“I got high and just grabbed Tim and his heart let me hold him. If it’s a girlfriend you want, just let her in and see if she stays. Just don’t break up the old gang ‘cause you’re horny,” Jack explains
Everyone laughs. We go back to playing D&D but Jack can’t be his old mean Dungeon Master. We’re burned from the pot. Jack asks if anyone wants to stay over. We all go to bed, after the much delayed snacks are devoured. The munchies still rule.
We wake up with the two boys who got outed in bed with us. All the others are spread out on the floor, although it looks like a couple inched their way together. Nobody points at them. The straight boy is sleeping head to toe with two others. Maybe sexual energy flows differently for straights.
Jack calls Isabelle on the intercom. He tells her six other boys from the game night stayed over and want breakfast. She tells him that Mummy plans to eat in thirty minutes. Everyone is waking up. One boy asks if he can go to church with Jack’s family. All the rest ask also.
“Mummy will be so pleased.”
We all take showers and Jack opens his closets for church outfits. He wants me to wear all white.
“I’m not Teen Jesus,” I whisper.
“Then maybe Teen John the Baptist.’
“Father Frank already suspects I’m a Baptist.”
When we troop into the dining room, Mr. Stone was sipping his coffee and reading the Sunday Herald. He smiles at our shiny faces, hiding behind the newspaper.
“No picture of you this week, Johnny.”
“I’m just Jack now, Dad.”
“Oh, okay, Jack.”
Mummy makes her entrance, stopping at the door when she sees all seven of us.
“What sweet faces for a Sunday morning. Anyone want to go to Church with us?”
We all answer, “Yes,” and she sits down beaming.
“Father Joseph will be so pleased. Any reason for this teenage conversion?”
They all pointed at me, “Teen Jesus.”
“Oh, Christ,” Mr. Stone murmurs.
Uncles Tam and Steve are called to provide backup transportation. I call my parents and tell them I’m going to Mass with the Stones, in case they want to attend.
“Did ‘Mummy’ put you up to this?” Dad asks.
“No. Jack had friends stay over last night. They all want to go. She’s over the moon about it. At least it’s a chance to see them on neutral ground. You may be joint in-laws someday.”
“We’ll be there,” he curtly says.
Mummy is in her element, leading our large entourage into the church. I see Dave with his folks, looking shocked when he sees Jack and me. I wave, but he slumps in his seat. I guess it’s as much of a shock seeing me there as if Robby has come with the hoards from Hell. Father Frank has reserved two pews for us, including my folks. So much for being on neutral ground. Mummy leans over after we were seated and asks my parents to come back for dinner. They have to talk about wedding plans. Dad looks trapped, but he always does in church. Father Joseph speaks about the Stations of the Cross Masses that are being said since it’s Lent. It gets me to think about our trip to New York for Easter. I want to see Tina. I’m confident she and Jack will get along. I wonder if we should bring the Jacettes, especially if Martin can get us a gig at CBGB’s. That’s really exciting. Can you imagine, Good Friday at CBGB’s and Easter Mass at St Patrick’s? All these daydreams take me out of the present, until Father Joseph thanks the Stones for bringing a large youth group to Mass. He hopes everyone feels welcomed. The Mass ends with everyone hugging and showing peace signs. The nerds take it like another D&D adventure, hoping the Four Horsemen of the Apocalypse will burst out from behind the altar. Mummy makes us wait outside for Father Frank to join us. I see Dave again and wave him over. He tries to slip away, but his parents drag him over.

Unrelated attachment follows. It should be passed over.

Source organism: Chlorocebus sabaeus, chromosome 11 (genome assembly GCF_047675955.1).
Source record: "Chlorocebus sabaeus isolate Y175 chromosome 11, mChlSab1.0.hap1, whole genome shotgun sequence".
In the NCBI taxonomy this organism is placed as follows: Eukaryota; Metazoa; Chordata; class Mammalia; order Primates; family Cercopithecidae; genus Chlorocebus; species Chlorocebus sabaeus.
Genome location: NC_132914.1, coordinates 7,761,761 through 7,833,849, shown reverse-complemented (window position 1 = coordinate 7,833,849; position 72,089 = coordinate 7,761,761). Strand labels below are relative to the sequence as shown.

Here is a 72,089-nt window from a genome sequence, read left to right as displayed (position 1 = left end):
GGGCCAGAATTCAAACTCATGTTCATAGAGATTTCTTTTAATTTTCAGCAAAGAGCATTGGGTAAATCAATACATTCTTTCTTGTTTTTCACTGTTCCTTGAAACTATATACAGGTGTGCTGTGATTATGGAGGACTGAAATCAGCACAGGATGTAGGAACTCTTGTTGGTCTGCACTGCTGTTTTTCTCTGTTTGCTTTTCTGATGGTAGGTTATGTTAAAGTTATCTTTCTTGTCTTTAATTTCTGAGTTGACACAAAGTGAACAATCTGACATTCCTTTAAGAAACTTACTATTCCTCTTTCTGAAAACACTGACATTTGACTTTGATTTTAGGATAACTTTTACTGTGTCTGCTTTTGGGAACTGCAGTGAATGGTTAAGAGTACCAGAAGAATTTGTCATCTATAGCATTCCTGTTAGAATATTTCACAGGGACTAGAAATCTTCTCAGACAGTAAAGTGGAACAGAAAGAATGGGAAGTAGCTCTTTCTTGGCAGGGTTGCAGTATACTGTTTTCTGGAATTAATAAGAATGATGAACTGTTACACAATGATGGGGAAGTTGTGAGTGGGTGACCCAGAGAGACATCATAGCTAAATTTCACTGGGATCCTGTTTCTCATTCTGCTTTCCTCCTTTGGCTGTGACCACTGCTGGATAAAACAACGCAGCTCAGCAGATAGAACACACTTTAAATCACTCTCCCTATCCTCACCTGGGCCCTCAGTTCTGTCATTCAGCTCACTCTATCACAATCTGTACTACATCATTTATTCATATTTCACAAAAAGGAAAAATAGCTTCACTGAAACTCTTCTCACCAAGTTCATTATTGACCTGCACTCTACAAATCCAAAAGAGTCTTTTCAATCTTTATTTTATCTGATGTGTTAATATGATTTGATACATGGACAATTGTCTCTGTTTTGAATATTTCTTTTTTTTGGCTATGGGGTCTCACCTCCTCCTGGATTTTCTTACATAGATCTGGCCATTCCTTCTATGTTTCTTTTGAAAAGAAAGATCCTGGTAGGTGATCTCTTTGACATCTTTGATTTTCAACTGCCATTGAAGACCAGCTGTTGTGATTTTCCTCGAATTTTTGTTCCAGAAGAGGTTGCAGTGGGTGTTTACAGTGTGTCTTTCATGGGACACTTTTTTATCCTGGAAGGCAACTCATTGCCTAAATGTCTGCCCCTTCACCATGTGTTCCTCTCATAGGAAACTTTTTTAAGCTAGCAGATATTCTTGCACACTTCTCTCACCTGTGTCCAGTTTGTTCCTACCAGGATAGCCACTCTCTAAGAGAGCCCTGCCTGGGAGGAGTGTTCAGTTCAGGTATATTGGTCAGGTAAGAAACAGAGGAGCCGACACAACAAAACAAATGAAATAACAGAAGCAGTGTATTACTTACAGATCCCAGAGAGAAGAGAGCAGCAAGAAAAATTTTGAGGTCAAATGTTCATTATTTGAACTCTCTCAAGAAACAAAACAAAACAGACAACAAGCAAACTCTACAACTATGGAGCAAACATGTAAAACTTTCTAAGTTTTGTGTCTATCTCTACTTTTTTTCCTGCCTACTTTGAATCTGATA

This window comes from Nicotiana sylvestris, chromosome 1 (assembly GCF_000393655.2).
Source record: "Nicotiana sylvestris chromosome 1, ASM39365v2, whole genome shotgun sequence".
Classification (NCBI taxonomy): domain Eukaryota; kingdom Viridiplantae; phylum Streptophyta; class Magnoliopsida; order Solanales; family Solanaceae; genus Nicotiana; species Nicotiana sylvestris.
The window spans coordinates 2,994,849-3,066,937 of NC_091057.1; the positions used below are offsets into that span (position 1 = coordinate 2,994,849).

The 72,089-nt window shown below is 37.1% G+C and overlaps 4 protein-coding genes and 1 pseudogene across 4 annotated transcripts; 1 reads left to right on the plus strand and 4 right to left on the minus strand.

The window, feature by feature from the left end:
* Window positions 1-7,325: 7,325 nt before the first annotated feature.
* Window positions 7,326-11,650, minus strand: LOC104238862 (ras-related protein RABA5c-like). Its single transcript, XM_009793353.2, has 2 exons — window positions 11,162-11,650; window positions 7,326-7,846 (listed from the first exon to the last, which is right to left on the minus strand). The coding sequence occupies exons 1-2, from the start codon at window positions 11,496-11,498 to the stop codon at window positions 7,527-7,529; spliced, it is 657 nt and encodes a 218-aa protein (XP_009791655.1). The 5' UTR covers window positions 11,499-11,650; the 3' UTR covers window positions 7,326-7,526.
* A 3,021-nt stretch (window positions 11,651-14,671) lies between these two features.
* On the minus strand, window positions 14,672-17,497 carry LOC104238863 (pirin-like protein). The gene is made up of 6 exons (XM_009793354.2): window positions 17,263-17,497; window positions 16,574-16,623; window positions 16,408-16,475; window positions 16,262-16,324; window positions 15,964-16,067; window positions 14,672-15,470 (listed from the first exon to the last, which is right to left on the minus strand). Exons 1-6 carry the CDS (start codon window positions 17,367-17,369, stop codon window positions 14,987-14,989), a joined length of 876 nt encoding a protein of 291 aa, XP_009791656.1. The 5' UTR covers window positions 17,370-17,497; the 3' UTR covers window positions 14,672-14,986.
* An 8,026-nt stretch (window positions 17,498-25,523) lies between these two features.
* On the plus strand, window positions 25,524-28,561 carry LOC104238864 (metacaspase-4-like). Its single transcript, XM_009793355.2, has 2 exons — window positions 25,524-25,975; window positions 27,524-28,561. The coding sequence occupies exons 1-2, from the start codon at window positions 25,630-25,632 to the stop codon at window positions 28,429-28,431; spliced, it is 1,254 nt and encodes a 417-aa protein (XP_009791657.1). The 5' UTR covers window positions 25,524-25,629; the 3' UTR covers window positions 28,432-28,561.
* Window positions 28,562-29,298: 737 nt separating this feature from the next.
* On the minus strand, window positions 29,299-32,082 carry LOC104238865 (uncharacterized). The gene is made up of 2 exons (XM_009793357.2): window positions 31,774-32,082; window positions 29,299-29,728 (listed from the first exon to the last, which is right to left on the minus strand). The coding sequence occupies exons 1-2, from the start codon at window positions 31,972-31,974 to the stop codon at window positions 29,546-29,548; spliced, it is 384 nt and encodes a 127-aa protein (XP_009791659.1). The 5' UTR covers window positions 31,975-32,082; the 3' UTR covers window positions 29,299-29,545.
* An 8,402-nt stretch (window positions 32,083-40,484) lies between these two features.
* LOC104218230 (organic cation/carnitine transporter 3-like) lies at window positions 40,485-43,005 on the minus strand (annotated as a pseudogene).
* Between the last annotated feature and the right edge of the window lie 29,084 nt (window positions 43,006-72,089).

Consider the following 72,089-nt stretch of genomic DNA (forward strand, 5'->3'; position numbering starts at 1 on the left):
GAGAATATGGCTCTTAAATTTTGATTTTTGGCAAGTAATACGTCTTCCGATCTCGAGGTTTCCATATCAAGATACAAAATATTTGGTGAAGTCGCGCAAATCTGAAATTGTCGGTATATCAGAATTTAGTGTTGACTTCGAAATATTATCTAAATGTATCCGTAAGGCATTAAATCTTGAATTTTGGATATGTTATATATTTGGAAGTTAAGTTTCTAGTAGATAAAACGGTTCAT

“Hi,” he says half-heartedly. “These are my parents. Meet Tim and Jack from our bands.”
“Hi, Mr. and Mrs. O’Toole, Let me introduce you to my parents. Mum and Dad, this is Dave from our band and his parents, the O’Tooles.”
Jack takes Dave and introduces him to the D&D crowd. Dave perks up.
“How do you play D&D?” he asks.
“Our new rules are you hang around until Tim brings out a joint. Then everyone fags off.”
“Sounds like our band practices.” Dave laughs.
“What’s it like being in a band?”
‘We’re in the younger band and play kids’ parties, just oldies so they can dance. I’m the drummer. I get to do what I want, just as long as I keep the beat.”
“You can play D&D at our practice. I wanna learn.”